Every January marks National Sugar Awareness Week, which is the perfect time to get educated on blood sugar. Awareness of blood sugar—also known as blood glucose—is important. Why? One word: Diabetes.
Diabetes and Blood Sugar
Diabetes is a chronic disease in which the body can’t process blood sugar. There are two main types, labeled type 1 and type 2. They have similar symptoms and effects, but the way they work are different.
Type 1 diabetes is known as an autoimmune disease. That means the immune system mistakenly attacks itself. In type 1 diabetes, the immune system destroys cells in the pancreas that produce a chemical called insulin, which helps move sugar from the blood and into the cells to be used for fuel.
Type 2 diabetes happens when the body becomes resistant or immune to the effects of insulin. In both types of diabetes, sugar can’t get into cells efficiently or at all, and so it hangs out in the bloodstream.
There’s also prediabetes. That’s when there’s too much sugar in your blood, but you don’t have type 2 diabetes yet. Prediabetes can be reversed with smart diet and lifestyle changes. However, types 1 and 2 diabetes can’t be cured, only managed.
Why Diabetes Is Dangerous
Too much sugar in the bloodstream causes lots of problems. Here’s what happens.
If there’s sugar in your blood, that means it’s not getting into your cells to be used as fuel. Your cells have to break down fat instead. Breaking down fat creates waste products called ketones.
Ketones are toxic. They usually leave the body through urine, but sometimes the body can’t keep up. That can lead to a life-threatening condition called ketoacidosis. Signs of ketoacidosis include:
- Shortness of breath
- Nausea and vomiting
In the long term, diabetes causes or increases the risk of numerous health problems. Researchers think that too much sugar in the blood damages blood vessels and nerves, which can lead to:
- Heart disease
- Eye problems (retinopathy)
- Kidney injury
- Hearing loss
- Nerve damage, especially in the feet (peripheral neuropathy)
Controlling Your Blood Sugar
Type 1 diabetes is usually caused by genetics and family history. There’s not a lot you can do to reduce your risk of getting it, and most people develop it when they’re kids (it used to be called juvenile diabetes).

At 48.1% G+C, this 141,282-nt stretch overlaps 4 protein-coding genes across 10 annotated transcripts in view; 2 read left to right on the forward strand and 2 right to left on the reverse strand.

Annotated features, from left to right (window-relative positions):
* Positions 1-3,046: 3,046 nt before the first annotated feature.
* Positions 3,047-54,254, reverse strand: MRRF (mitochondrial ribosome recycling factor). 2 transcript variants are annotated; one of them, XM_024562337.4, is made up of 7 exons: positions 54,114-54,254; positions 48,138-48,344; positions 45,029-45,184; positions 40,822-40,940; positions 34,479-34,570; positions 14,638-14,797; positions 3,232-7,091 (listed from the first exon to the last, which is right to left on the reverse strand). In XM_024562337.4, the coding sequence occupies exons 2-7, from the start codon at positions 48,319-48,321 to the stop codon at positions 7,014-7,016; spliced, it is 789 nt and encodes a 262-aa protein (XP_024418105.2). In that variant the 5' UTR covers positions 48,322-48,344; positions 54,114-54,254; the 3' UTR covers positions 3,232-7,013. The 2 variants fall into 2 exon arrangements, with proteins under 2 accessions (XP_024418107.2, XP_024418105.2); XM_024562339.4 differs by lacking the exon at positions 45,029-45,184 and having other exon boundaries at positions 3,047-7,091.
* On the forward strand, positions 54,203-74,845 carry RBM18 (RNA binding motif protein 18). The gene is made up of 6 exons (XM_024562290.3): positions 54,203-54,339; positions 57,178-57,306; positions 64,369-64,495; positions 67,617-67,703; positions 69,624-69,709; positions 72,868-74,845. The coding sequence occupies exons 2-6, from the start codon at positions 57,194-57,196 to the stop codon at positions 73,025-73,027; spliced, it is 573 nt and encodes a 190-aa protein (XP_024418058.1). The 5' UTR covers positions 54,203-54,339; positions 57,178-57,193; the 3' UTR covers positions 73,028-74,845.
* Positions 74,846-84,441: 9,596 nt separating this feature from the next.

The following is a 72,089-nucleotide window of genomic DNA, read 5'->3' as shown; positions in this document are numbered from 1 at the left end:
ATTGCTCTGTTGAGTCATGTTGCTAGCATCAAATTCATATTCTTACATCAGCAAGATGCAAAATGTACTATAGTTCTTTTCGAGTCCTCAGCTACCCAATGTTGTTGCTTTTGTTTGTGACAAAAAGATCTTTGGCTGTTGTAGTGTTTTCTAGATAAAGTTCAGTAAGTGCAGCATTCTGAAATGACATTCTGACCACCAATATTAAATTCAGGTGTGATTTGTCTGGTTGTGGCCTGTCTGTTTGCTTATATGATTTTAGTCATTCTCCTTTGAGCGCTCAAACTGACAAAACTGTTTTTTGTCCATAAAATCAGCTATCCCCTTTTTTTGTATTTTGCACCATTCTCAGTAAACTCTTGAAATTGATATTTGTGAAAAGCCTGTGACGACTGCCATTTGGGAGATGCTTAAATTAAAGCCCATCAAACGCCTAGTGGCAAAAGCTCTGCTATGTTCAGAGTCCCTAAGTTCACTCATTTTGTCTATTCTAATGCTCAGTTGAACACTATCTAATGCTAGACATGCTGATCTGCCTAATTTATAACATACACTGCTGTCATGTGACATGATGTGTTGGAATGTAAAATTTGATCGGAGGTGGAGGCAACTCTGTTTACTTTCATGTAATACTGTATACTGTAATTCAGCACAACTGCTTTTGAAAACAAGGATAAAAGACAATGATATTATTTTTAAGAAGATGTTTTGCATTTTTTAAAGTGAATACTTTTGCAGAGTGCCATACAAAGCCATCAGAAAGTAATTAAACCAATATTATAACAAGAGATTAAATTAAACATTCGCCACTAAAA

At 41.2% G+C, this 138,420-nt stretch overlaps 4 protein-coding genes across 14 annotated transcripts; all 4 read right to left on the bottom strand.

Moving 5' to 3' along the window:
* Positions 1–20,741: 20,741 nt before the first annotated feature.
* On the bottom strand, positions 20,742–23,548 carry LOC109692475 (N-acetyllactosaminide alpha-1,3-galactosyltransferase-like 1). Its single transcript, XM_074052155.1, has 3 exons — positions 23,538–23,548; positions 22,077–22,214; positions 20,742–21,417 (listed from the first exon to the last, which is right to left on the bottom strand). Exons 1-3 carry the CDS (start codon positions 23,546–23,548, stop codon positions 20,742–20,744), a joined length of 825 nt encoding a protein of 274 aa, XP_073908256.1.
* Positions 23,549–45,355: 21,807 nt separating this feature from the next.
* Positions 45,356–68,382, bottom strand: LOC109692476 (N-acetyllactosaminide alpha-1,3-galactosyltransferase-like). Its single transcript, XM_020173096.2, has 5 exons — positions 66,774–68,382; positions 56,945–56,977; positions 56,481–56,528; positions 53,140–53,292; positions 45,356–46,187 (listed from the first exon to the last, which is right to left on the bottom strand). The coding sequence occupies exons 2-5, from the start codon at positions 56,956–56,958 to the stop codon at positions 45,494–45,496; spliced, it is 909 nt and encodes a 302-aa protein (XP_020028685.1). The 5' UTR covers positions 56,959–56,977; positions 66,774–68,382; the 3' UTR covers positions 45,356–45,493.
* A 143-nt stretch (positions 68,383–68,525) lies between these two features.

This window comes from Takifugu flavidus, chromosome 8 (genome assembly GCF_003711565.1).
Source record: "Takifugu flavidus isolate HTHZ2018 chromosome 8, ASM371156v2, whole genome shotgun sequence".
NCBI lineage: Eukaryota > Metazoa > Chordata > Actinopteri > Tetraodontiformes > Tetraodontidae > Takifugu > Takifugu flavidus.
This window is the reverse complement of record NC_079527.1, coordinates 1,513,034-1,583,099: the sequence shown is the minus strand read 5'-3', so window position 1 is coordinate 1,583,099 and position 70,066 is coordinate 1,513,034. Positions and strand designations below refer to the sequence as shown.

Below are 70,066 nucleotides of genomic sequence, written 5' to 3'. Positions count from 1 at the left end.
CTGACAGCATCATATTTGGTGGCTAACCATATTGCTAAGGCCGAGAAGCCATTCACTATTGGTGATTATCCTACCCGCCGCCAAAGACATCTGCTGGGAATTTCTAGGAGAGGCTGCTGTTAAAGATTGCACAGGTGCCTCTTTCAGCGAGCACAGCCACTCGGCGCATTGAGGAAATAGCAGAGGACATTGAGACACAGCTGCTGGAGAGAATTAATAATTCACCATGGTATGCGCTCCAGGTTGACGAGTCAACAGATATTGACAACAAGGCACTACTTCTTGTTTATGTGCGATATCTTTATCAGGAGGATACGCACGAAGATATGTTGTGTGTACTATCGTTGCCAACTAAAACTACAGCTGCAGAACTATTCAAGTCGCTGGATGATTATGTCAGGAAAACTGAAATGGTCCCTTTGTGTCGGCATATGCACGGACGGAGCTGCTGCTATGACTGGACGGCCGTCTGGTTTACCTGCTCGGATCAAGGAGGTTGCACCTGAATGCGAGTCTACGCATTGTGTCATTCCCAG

Type 2 diabetes is frequently caused by lifestyle choices. Making better lifestyle choices can decrease your risk of type 2 diabetes or get rid of your prediabetes. And, if you already have diabetes—either type 1 or type 2—living a healthy lifestyle can help control your disease so you don’t have to rely on medication as much.
Here’s how to keep your blood sugar low.
Changing your diet may be the single most effective way to keep a healthy blood glucose level. Choose healthy whole foods that are high in fiber and low in fat. Here are some guidelines:
- Fresh fruits and vegetables
- High fiber foods like beans, nuts and whole grains
- Lean protein such as chicken and fish
- Lots of water
- Processed foods
- Added sugar
- Saturated fat
- Soda and juice; don’t drink your calories
It’s important to get at least 150 minutes of moderate exercise a week. That’s 30 minutes a day, five days a week. When you have diabetes, exercise makes your cells more sensitive to insulin so it moves sugar into cells and out of your blood more effectively.
Eating well and getting enough exercise should help control your weight. Losing weight is a simple—but not necessarily easy—math problem: If the number of calories you eat is less than the number you burn, you’ll lose weight. Being overweight or obese is one of the main risk factors for developing diabetes, and even a modest amount of weight loss cuts your risk.
Do you want to learn how to manage your diabetes? Take one of our free classes and learn about your condition. Visit our news and events page to find the next class.